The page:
Ecological impact zone analysis looks at the long-term impacts from  development on the surrounding natural resources and wildlife. The impacts of development extend far beyond the land underneath a building, road, or utility line corridor. Each dwelling in a forested area has an ecological effect zone extending far beyond the immediate disturbed area of the site. For birds, one study concluded it is 200 meters or 12.6 ha (31 acres). For small mammals such as marten, fisher, fox and coyote, it is between 200 and 250 meters. A road and building in an intact forest setting radiate out negative impacts that change the wildlife species composition and the forest understory. Scological impact zone analysis shows that considerable areas are impacted by development, especially if development is strewn far and wide through a forested landscape, such as with the ACR project above.



The Stickney Point subdivision on Franklin Falls reservoir was approved by the APA in 2007. It’s a typical lakeshore subdivision with side-by-side, piano-key lots. The buildings are sprawled throughout the tract, negatively impacting over 91% of the lands. The map above shows an ecological impact zone analysis for the Stickney Point project, with 91% of the area negatively impacted by development.



The APA approved this subdivision around Woodworth Lake in 2015. This project was built around an existing road and is based on a design that sprawls development far and wide. The map above shows an ecological impact zone analysis for the Stickney Point project, with the areas negatively impacted by development. The map above shows an ecological impact zone analysis for the Woodworth Lake project, with 42% of the area negatively impacted by development.

Conservation Design Bill was Subject to Extensive Negotiation and Compromise

Following the original introduction of this legislation in 2015, the bill was subjected to extensive negotiation with organizations representing local government, the forest products industry, and other Adirondack interests. Changes to the bill included addition of a density bonus, protections for forest management, a provision for transfer of development rights, a streamlined regulatory review process, an exemption for small subdivisions and a hardship variance, among other changes. These changes, which include incentives for developers, produced the current version of the bill that address the long-term interests of property owners and natural resource protection in the Adirondack Park.

The success of the extensive negotiations is seen in support of many organizations in the 2019-2020 Memo of Support by many different organizations. Here are some of the main features of the legislation.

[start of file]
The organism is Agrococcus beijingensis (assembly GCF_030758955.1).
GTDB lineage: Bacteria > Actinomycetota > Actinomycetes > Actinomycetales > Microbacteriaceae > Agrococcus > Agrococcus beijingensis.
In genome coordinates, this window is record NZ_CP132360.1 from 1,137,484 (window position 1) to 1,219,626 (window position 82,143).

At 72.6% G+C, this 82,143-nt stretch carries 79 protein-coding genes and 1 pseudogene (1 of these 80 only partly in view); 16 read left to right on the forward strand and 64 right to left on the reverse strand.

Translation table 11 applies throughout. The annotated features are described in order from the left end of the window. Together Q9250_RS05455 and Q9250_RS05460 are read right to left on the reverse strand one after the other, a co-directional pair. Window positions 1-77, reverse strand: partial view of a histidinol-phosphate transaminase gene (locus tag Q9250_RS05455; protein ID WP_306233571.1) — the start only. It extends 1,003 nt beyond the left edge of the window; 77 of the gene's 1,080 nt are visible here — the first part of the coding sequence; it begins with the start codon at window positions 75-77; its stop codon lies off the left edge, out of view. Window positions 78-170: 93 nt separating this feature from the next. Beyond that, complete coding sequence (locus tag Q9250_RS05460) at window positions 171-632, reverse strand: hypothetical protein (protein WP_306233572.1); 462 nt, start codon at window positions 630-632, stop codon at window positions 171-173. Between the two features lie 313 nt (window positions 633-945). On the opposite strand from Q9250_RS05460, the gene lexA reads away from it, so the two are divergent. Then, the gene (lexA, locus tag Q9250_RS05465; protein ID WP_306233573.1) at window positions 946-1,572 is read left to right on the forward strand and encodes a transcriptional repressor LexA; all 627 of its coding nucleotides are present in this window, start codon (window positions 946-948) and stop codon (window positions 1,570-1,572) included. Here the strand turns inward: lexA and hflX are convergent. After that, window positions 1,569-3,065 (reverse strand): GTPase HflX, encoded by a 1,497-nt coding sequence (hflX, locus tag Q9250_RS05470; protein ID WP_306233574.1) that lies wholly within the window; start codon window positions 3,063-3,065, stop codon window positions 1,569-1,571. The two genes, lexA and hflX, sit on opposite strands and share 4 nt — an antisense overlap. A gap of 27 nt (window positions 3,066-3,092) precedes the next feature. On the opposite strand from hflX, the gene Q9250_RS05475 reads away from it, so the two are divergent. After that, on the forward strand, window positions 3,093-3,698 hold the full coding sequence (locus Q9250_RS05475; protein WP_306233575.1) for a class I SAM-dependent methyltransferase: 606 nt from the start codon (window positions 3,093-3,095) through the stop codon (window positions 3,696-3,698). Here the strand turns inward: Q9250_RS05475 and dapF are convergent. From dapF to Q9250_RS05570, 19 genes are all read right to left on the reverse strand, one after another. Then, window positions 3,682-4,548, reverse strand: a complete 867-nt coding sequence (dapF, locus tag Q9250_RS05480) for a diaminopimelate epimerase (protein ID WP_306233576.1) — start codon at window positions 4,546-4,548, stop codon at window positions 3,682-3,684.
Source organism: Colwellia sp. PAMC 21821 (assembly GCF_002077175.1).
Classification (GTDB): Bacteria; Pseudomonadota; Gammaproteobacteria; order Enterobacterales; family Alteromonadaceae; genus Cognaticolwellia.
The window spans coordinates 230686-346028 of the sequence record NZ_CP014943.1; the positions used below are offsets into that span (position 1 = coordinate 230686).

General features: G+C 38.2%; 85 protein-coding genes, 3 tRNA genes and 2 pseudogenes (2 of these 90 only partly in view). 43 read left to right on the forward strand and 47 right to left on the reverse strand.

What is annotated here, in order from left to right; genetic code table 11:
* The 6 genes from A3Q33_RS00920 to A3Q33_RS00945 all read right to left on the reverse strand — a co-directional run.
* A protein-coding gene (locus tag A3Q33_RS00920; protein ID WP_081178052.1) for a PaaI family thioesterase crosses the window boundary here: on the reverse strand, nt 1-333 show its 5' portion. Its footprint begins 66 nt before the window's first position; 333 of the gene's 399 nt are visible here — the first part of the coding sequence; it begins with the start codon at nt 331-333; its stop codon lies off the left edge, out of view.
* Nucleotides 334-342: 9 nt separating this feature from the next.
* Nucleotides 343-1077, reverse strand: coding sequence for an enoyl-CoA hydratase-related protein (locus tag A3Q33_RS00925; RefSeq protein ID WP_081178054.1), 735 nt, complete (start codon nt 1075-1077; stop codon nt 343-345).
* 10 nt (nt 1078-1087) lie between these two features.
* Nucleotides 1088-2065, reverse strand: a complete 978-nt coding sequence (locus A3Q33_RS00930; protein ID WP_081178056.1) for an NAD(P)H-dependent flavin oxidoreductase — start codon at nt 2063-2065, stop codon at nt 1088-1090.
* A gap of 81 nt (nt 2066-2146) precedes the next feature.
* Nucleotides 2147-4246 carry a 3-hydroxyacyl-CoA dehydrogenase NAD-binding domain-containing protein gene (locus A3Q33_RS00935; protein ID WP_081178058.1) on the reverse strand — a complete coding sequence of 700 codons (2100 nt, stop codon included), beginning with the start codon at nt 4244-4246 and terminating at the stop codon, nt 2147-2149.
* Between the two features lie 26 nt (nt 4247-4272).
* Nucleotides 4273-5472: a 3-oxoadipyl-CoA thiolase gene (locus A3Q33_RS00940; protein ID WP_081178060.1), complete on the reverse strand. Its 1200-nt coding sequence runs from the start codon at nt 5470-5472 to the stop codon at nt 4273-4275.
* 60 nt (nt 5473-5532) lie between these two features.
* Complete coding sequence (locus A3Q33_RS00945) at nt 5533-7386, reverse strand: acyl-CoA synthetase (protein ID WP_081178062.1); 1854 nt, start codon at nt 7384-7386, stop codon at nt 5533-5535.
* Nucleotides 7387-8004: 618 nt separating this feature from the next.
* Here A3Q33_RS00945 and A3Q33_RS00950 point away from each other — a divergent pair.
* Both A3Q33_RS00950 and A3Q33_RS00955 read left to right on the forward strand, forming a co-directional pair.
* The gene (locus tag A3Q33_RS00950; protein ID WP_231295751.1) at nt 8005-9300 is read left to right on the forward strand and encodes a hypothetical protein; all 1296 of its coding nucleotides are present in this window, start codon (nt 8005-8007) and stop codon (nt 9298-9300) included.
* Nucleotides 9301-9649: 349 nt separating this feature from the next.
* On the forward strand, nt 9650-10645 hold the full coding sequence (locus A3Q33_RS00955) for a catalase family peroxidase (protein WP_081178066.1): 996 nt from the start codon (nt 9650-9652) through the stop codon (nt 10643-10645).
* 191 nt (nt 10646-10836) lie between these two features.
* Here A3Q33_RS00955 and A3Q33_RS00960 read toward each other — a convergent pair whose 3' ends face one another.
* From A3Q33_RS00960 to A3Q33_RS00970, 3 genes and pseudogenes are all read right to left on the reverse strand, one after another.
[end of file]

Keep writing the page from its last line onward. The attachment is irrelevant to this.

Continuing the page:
Legislation Clarifies and Makes Predictable Regulatory Review: The bill requires the identification and evaluation of environmentally sensitive areas on the proposed development site at the beginning of the review process. By requiring this data with the application early in the process, the applicant can identify areas of the site most appropriate for development. This can avoid problems and additional costs later in the review process, as might be the case with traditional development proposals. In this way, problems and important natural resources areas within a project site are identified at the beginning of the review process. Making the APA regulatory process more predictable is an important part of this legislation.

Hardship Variance: The legislation includes a hardship variance, which was included with Adirondack landowners in mind who are land rich and cash poor. Under this measure, a landowner who needs to create 5 or more lots in a Resource Management area, 10 or more lots in Rural Use, and 25 or more lots in Low Intensity, can undertake a process to be exempt from conservation development requirements based on an economic hardship. This legislation is designed to capture large-scale commercial and speculative developments, not lands being subdivided for family purposes. The hardship variance is an important part of this legislation.

Density Bonus: As previously noted, the bill contains considerable incentives, one of which is a measure that creates a density bonus. Under this legislation, a developer can secure a 10% or 20% increase in the number of principal building rights in all APA land use areas by conserving larger amounts of the proposed development in open space. This legislation is based on clustering development and creating large blocks of open spaces. If a developer goes beyond the bill thresholds for required open space, they can secure additional principal building rights above and beyond current APA levels. The density bonus is an important part of this legislation.

Transferable Development Rights: Another considerable incentive in this legislation is the inclusion of a new transferable development rights (TDRs) program. Under this legislation, a developer can obtain TDRs to be used elsewhere in the community if the current property is unsuitable. A TDR program has long been a key aspiration of local government leaders in the Adirondacks for years and this legislation starts this program. The TDR program is an important part of this legislation.

Conservation Design and Open Space for Logging: Forest products leaders in New York State have found that forest fragmentation is the greatest long-term threat to commercial forest products management in the state. By emphasizing the creation of a large conservation lot at the time of property development, when lands are generally split up and taken out of viable forest management, this legislation seeks to safeguard and foster long-term active forest management in the Adirondack Park. The preservation of open space so that forest management can actively continue is an important part of this legislation.

Clustering Development Minimizes Expenses for Developers: It is well established that clustering of structures results in a reduced development footprint on a project site, thus providing far greater ecological and economic values to the homeowners. There is no data to suggest that the value of the land is negatively impacted. In fact, in communities utilizing conservation design, which is widely used by local governments across New York State, the value of the property is generally enhanced by such sustainable development. Many land buyers find that inclusion of access to a large common private lot in connection with their property is very attractive. The developer still has the benefits of selling the same number of units, or more under the density bonus, than would have been allowed with a traditional development pattern.


2021 is the year to pass conservation design legislation.